There are a few types of fire ants that you may encounter either in your home or on your travels. But regardless of which kind you come across, all fire ants have the ability to sting if they feel threatened. Ensure your family and property are protected from these menacing pests, with our home pest control tips and tricks.
Fire ants are among the most annoying pests around. These aggressive insects administer venomous stings that cause welts, blisters, nausea and other adverse reactions among people. They'll even attack house pets and livestock!
An invasive species from Brazil, the fire ant range continues to expand. Currently, fire ants are found in 11 southern states, including much of North Carolina.
Fire ants enter homes though small openings in the foundation, under doors or around windows. They spread quickly, so once you find ants in your building, expect to find more within a short period.
Whether you stumble across a fire ant mound in your yard or come across the insects inside, getting rid of fire ants quickly is essential. Fortunately, it is possible to eliminate fire ant infestations with the right tools and methods.
Fire ants live in large colonies; more than 100,000 insects may live in just one fire ant mound. They spend much of their time searching for food, building underground tunnels that radiate out from mounds and erupt onto the surface. Fire ants prefer oily and greasy foods, so their foraging often brings them into homes and commercial buildings.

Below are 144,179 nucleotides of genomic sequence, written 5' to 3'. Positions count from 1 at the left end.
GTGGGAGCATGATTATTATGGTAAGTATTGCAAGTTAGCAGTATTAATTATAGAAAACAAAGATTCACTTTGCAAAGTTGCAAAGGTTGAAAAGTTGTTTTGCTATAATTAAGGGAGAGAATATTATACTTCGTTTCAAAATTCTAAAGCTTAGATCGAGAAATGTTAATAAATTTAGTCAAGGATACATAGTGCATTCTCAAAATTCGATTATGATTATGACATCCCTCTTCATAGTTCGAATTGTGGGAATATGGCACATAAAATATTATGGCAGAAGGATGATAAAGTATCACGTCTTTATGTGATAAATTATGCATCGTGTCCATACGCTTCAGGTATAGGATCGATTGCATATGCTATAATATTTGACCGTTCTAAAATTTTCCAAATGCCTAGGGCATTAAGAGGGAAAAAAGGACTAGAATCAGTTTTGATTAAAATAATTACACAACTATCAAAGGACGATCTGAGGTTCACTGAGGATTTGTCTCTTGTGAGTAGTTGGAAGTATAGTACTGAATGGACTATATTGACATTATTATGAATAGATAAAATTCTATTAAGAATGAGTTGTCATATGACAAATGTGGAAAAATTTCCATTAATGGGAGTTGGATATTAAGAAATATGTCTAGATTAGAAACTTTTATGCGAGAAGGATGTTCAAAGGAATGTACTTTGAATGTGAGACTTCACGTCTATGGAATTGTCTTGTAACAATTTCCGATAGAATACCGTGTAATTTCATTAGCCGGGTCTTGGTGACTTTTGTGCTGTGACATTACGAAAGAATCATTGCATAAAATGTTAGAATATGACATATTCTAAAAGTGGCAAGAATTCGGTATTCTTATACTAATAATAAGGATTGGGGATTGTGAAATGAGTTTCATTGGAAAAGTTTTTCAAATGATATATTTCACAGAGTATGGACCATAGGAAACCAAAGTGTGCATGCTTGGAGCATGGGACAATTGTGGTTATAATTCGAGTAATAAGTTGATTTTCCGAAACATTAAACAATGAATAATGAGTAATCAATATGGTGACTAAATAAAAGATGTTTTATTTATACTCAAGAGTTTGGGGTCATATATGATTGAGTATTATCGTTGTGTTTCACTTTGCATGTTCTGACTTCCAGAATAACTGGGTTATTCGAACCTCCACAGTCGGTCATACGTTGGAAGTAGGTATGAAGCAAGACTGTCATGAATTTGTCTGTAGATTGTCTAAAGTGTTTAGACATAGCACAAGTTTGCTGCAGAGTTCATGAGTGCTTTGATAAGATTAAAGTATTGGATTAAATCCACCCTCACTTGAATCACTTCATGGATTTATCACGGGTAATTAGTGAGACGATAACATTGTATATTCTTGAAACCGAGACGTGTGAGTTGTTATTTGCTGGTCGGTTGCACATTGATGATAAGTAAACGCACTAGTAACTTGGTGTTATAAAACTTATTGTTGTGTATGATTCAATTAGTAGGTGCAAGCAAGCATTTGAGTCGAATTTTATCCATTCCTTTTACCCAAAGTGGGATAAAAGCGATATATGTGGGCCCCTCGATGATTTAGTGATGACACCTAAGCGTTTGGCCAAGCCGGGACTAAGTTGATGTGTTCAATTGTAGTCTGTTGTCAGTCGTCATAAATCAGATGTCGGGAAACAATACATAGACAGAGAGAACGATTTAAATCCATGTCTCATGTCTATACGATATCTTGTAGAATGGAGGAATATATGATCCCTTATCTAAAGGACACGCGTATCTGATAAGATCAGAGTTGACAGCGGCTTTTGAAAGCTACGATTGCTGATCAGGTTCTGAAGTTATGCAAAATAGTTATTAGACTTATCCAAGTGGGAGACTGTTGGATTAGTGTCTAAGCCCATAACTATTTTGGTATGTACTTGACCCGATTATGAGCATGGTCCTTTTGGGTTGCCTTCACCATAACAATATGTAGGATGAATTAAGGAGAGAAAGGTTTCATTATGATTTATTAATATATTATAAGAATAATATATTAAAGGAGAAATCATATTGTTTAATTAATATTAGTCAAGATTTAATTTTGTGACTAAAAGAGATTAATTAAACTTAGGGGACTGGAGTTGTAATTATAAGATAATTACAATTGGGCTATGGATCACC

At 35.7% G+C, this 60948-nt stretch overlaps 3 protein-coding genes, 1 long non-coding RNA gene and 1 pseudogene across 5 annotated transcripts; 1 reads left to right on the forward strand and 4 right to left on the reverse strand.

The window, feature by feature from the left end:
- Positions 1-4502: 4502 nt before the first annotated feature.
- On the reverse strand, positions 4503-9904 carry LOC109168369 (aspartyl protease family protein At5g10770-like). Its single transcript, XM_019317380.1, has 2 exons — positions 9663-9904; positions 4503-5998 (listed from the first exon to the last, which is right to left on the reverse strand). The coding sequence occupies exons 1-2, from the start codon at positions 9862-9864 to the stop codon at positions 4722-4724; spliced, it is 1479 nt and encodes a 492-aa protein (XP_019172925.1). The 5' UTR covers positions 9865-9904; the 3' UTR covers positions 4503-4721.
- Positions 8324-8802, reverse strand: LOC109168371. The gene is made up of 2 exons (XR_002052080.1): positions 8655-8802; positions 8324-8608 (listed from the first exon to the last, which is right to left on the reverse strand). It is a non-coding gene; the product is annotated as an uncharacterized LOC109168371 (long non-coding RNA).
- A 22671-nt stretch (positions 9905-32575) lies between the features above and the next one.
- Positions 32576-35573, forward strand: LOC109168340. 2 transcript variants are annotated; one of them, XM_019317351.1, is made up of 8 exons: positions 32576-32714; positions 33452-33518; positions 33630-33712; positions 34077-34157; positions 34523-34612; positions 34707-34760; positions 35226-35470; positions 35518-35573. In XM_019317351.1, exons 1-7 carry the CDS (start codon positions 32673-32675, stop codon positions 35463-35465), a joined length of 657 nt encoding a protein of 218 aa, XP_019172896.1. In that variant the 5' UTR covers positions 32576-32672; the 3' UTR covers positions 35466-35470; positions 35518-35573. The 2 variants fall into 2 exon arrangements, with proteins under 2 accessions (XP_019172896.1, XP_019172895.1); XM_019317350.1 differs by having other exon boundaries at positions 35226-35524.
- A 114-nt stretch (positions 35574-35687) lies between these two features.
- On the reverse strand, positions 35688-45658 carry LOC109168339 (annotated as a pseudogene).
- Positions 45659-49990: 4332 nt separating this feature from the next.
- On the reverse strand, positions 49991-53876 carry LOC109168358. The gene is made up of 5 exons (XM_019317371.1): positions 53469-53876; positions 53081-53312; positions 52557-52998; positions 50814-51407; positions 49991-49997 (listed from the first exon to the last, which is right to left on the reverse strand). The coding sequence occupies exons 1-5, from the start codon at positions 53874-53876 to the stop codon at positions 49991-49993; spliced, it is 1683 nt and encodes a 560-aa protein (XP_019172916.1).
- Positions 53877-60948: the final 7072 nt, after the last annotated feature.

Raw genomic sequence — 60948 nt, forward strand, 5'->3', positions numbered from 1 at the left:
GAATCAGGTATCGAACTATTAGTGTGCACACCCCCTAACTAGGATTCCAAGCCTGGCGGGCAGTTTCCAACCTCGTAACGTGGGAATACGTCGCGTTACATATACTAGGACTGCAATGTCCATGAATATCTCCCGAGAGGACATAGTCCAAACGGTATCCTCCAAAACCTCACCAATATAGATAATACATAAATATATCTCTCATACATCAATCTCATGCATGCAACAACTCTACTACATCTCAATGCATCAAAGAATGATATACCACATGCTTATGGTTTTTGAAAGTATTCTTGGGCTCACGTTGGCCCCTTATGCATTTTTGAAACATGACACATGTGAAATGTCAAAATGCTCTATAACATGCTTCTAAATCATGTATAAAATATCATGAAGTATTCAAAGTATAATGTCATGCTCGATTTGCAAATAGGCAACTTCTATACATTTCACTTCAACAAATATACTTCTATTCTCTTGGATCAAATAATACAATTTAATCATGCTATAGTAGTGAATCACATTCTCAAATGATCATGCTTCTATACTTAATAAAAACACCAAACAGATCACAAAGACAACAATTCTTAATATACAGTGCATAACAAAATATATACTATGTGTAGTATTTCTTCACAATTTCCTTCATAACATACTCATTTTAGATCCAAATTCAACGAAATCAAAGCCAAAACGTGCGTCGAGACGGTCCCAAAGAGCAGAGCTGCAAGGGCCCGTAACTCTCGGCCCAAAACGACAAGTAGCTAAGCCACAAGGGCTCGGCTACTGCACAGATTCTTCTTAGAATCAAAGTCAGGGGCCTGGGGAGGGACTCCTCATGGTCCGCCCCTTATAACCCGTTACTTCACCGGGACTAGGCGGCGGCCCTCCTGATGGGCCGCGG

Ants are often attracted to food sources such as trash cans and dumpsters, commonly found around homes, offices, restaurants and buildings. Landscaping materials such as sod, soil and straw may also introduce fire ants to an area.
Controlling ants in residential and commercial areas requires a multiple-step approach. Prevention is an important first step; keeping trash and other food sources away from buildings is key. Removing the oily, greasy foods — and eliminating other insects that fire ants pray on — reduces food sources that attract ants.
Along with preventative methods, mounds may be treated by injecting chemicals into the fire ant mound, or by drenching the entire mound with liquid insecticide. Every ant must come in contact with the insecticide, a difficult task during hot months when ants hide deep within their mounds and tunnels.
Liquid or granular insecticides may also be applied over broad areas infested with multiple colonies. After chemical treatment, pruning shrubs away from foundations and walls helps deter insects from using branches as "bridges" to avoid treated areas.
Fire ant repeller made with DEET and other chemicals may add another layer of protection. Just keep in mind that homemade fire ant killer won't stop angry, stinging ants that have already come out of their mound. Instead, try other preventative fire ant repeller methods, such as dusting dry talcum or baby powder on tool handles to keep ants from climbing up and stinging.
While it is possible to repel fire ants, why take any chances with these aggressive pests? After all, if you've ever been stung, you know just how painful it can be.
Plus, do-it-yourself treatments and homemade fire ant killer rarely eliminate an entire colony. A successful removal requires multiple steps and specialized chemicals.